UNITED NATIONS (Reuters) - The Palestinian Authority on Wednesday urged the U.N. Security Council to take a stand on Israel’s latest offensive in the Gaza Strip, which it said amounted to “illegal criminal actions.”
Israel’s U.N. Ambassador Ron Prosor responded by calling on the international community to condemn “indiscriminate rocket fire against Israeli citizens - children, women.” Prosor was referring to five days of escalating Palestinian rocket attacks from Gaza.
In a letter to Indian Ambassador Hardeep Singh Puri, president of the 15-nation council this month, Palestinian envoy Riyad Mansour said a “message must be sent to Israel to cease its military campaign against the Palestinian people under its occupation, including the cessation of extrajudicial killing.”
“This escalation, which continues at this moment, demands the attention of the international community, including the Security Council, with the aim of averting the further deterioration and destabilization of the situation on the ground and the fueling by Israel of yet another deadly cycle of violence and bloodshed,” Mansour said.
Israel launched a new major offensive against Palestinian Hamas militants in Gaza on Wednesday, killing Hamas’ military commander in an air strike and threatening an invasion of the enclave that the Islamist group vowed would “open the gates of hell”.
Speaking to reporters, Prosor described the Hamas military commander, Ahmed Al-Jaabari, as a “mass murderer” who had been planning fresh attacks against Israeli citizens.
A spokesman for the Indian U.N. mission did not respond immediately to a query about whether the council planned to meet. But several council envoys said there was a good chance the council would meet on Wednesday evening on the crisis.
The Security Council has had difficulty reaching consensus on the Israeli-Palestinian conflict, council diplomats say, since the United States works hard to prevent it from taking action that would annoy its close ally Israel.
“There is an expectation that ground forces might move into the Gaza Strip very shortly,” Mansour told reporters. “The situation is escalating.”
“We want the Security Council to act in accordance with its responsibilities to stop this aggression against our people,” he said, without providing details of what action he wanted.
U.N. Secretary-General Ban Ki-moon earlier urged Hamas and Israel to avoid escalating the Gaza fighting.
Prosor said Israel’s action in Gaza was “well-defined.”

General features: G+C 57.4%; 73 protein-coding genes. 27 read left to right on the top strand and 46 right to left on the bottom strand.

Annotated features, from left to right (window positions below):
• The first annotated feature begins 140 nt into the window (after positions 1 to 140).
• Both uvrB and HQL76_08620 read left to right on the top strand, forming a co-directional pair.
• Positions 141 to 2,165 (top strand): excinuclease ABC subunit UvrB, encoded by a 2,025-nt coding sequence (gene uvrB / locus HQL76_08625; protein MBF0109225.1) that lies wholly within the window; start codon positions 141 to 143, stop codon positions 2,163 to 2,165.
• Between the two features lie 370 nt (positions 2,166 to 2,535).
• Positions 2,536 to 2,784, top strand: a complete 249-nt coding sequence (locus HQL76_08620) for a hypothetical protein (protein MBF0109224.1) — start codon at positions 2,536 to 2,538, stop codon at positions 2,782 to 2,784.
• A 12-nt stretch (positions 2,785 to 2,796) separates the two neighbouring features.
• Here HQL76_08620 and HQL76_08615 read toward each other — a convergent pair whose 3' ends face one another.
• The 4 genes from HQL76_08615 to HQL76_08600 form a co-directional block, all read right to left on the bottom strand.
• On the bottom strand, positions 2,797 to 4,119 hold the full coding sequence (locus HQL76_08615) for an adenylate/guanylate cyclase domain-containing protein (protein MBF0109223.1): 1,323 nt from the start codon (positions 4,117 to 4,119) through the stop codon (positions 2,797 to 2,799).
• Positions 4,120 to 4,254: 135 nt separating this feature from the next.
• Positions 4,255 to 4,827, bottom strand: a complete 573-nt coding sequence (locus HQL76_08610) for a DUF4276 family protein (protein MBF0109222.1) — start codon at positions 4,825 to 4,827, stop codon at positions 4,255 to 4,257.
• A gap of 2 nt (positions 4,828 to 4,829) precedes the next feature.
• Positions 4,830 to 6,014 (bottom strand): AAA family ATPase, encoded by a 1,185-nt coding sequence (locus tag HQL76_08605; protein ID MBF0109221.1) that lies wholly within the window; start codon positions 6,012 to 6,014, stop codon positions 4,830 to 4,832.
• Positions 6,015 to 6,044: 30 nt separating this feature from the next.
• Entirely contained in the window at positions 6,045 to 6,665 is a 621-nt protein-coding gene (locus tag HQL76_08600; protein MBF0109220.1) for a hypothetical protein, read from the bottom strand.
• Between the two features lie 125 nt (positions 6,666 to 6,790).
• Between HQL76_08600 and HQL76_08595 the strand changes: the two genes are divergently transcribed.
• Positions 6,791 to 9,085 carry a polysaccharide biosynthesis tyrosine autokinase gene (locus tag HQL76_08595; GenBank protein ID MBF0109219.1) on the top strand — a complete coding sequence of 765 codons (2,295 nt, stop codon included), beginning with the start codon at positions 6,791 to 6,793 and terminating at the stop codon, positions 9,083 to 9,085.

“This cannot continue,” he said about the Hamas rocket fire. “We have shown for a very long time a lot of restraint,” he said, adding that Israel is obliged to defend its citizens.
The militant group Hamas, not the Palestinian Authority, controls Gaza.
Mansour added that the Israeli action was intended to draw attention away from the Palestinians’ plan to seek an upgrade of its observer status at the United Nations from that of an “entity” to a “non-member state,” implicitly recognizing Palestinian statehood.
Israel and the United States have made clear they would oppose the Palestinian upgrade, which would give it the right to join international bodies like the International Criminal Court, where it could file legal complaints against Israel. Both have threatened the Palestinians with retaliatory action.
U.N. diplomats say that a vote on the Palestinian request was tentatively scheduled for November 29. A senior Western diplomat said on Wednesday that the Palestinians would easily secure 120 to 130 votes out of the 193-nation General Assembly, ensuring the success of their U.N. upgrade.
Egypt, whose new Islamist government is still honoring the 1979 peace agreement with Israel, condemned the raids on Gaza as a threat to regional security and withdrew its ambassador from Israel. It also called for an emergency Security Council session.
A new Gaza war has loomed on the horizon for months as waves of Palestinian rocket attacks and Israeli strikes grew increasingly more intense and frequent.
Israel’s Operation Cast Lead in 2008-2009 began with a week of air attacks and shelling of Gaza, followed by a land invasion of the blockaded coastal strip, sealed off at sea by the Israeli navy. Some 1,400 Palestinians were killed and 13 Israelis died.
Reporting By Louis Charbonneau; Editing by Cynthia Osterman